Research on environmental DNA in salmon monitoring could have economic benefits
Each year wild salmon return to the streams in which they were born to spawn and die. Salmon fishery managers must ensure that adequate numbers of fish return each year to spawn and produce offspring for future harvest. It is expensive and labor intensive to count returning salmon, especially in remote streams.
Researchers at the University of Alaska Southeast, Auke Bay Laboratories, Oregon State University, the UK and China have found that salmon DNA collected in water samples from Auke Creek can be used to infer the number of salmon passing upstream to spawn. Two of the authors on the published paper who contributed to the research are former UAS Biology students now in graduate school, Josh Russell and Donovan Bell. Russell is currently enrolled in the UAF College of Fisheries and Ocean Sciences program, and Bell is in the biology graduate program at the University of Montana.
This form of DNA, termed "environmental DNA" or "eDNA", can be collected from water samples. Water samples are then filtered and probed using molecular genetic techniques to quantify the amount of DNA belonging to each salmon species, providing insights into the number of salmon upstream.
In this study, salmon entering Auke Creek were counted by hand by UAS undergraduates and National Marine Fisheries Service employees. Water samples were then collected from Auke Creek and the eDNA from coho and sockeye salmon in water samples was quantified to see whether it predicted the number of hand-counted salmon.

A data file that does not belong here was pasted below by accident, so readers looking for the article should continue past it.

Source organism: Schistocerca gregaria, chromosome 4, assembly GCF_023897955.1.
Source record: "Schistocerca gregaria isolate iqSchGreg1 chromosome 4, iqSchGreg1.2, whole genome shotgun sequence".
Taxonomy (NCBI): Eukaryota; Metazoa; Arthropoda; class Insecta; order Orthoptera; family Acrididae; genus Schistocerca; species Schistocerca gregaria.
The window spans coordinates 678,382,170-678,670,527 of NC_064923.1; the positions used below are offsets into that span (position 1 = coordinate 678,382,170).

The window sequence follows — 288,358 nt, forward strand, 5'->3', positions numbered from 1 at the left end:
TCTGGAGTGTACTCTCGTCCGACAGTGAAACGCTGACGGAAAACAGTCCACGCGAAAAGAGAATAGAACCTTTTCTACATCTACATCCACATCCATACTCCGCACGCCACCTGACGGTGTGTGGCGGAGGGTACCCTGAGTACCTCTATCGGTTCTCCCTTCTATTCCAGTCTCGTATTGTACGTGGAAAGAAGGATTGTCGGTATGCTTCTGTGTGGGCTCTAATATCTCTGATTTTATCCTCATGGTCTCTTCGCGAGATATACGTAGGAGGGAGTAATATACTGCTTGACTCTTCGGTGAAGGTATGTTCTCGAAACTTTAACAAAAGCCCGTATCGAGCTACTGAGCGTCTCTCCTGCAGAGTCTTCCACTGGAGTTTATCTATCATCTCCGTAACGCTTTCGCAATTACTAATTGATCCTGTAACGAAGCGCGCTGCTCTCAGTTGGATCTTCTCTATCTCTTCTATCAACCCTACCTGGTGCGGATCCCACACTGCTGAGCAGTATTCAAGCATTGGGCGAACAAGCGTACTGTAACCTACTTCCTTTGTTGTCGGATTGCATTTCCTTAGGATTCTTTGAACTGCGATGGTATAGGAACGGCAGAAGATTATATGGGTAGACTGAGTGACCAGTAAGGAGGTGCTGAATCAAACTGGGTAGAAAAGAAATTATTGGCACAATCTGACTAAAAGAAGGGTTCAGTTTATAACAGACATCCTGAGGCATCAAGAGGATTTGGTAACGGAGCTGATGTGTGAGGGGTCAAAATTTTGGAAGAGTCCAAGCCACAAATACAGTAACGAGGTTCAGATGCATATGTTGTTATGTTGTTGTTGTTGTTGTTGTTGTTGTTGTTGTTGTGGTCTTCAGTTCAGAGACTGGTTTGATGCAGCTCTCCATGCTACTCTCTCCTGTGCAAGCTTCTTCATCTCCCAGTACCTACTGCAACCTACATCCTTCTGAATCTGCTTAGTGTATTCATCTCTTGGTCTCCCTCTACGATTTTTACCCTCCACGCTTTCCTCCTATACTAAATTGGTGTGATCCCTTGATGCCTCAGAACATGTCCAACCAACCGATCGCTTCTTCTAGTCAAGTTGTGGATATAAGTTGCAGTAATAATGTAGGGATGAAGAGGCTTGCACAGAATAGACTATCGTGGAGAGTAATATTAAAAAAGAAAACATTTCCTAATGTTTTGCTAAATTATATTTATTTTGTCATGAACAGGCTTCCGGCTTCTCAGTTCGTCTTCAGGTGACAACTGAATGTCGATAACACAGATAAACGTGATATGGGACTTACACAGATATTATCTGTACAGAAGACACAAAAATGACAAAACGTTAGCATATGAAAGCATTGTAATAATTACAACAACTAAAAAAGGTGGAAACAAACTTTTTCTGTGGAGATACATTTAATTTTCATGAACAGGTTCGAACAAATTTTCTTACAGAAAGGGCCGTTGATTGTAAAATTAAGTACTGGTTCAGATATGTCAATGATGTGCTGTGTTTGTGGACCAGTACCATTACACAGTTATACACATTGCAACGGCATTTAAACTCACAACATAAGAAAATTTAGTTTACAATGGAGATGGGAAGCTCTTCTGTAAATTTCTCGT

The researchers report in a paper just published in Molecular Ecology Resources that simple models combining eDNA counts and stream flow accurately detected pulses in coho and sockeye salmon as they migrated upstream to spawn. The upshot for salmon management in Alaska is that eDNA collection from water samples may provide a cheap means to track the abundance of salmon returning to spawn in creeks where other survey methods are logistically challenging or prohibitively expensive. This method of monitoring salmon runs could save the State of Alaska a great deal of money over existing methods. Future efforts will be directed at determining whether these findings hold in locations beyond Auke Creek.
Journal information: Molecular Ecology Resources
Provided by University of Alaska Southeast